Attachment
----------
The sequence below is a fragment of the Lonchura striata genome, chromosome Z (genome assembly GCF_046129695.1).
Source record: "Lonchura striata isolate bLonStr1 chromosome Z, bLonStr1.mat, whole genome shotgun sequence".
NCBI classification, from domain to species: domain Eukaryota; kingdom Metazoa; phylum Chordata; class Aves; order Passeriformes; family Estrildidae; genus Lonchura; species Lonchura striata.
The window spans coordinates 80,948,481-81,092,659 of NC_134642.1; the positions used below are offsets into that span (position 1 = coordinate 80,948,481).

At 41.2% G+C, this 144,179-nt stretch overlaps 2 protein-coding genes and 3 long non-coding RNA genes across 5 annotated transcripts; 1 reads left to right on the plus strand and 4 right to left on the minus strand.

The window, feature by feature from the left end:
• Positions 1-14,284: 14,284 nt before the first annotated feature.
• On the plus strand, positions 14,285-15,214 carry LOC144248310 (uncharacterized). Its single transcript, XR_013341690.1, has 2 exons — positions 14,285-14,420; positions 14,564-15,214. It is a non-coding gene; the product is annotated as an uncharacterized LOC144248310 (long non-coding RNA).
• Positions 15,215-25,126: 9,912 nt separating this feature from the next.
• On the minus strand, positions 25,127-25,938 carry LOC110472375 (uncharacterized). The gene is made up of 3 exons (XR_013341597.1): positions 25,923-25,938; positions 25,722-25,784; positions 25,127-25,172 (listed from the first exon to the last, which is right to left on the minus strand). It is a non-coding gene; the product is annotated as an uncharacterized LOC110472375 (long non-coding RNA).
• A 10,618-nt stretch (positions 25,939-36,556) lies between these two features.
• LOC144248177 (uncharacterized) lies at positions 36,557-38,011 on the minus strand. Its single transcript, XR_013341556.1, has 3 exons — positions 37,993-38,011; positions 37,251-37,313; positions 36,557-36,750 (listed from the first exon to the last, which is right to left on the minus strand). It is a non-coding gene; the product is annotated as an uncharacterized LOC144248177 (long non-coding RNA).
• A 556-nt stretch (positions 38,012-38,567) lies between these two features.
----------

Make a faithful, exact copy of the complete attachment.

The sequence below is a fragment of the Lonchura striata genome, chromosome Z (genome assembly GCF_046129695.1).
Source record: "Lonchura striata isolate bLonStr1 chromosome Z, bLonStr1.mat, whole genome shotgun sequence".
NCBI classification, from domain to species: domain Eukaryota; kingdom Metazoa; phylum Chordata; class Aves; order Passeriformes; family Estrildidae; genus Lonchura; species Lonchura striata.
The window spans coordinates 80,948,481-81,092,659 of NC_134642.1; the positions used below are offsets into that span (position 1 = coordinate 80,948,481).

At 41.2% G+C, this 144,179-nt stretch overlaps 2 protein-coding genes and 3 long non-coding RNA genes across 5 annotated transcripts; 1 reads left to right on the plus strand and 4 right to left on the minus strand.

The window, feature by feature from the left end:
• Positions 1-14,284: 14,284 nt before the first annotated feature.
• On the plus strand, positions 14,285-15,214 carry LOC144248310 (uncharacterized). Its single transcript, XR_013341690.1, has 2 exons — positions 14,285-14,420; positions 14,564-15,214. It is a non-coding gene; the product is annotated as an uncharacterized LOC144248310 (long non-coding RNA).
• Positions 15,215-25,126: 9,912 nt separating this feature from the next.
• On the minus strand, positions 25,127-25,938 carry LOC110472375 (uncharacterized). The gene is made up of 3 exons (XR_013341597.1): positions 25,923-25,938; positions 25,722-25,784; positions 25,127-25,172 (listed from the first exon to the last, which is right to left on the minus strand). It is a non-coding gene; the product is annotated as an uncharacterized LOC110472375 (long non-coding RNA).
• A 10,618-nt stretch (positions 25,939-36,556) lies between these two features.
• LOC144248177 (uncharacterized) lies at positions 36,557-38,011 on the minus strand. Its single transcript, XR_013341556.1, has 3 exons — positions 37,993-38,011; positions 37,251-37,313; positions 36,557-36,750 (listed from the first exon to the last, which is right to left on the minus strand). It is a non-coding gene; the product is annotated as an uncharacterized LOC144248177 (long non-coding RNA).
• A 556-nt stretch (positions 38,012-38,567) lies between these two features.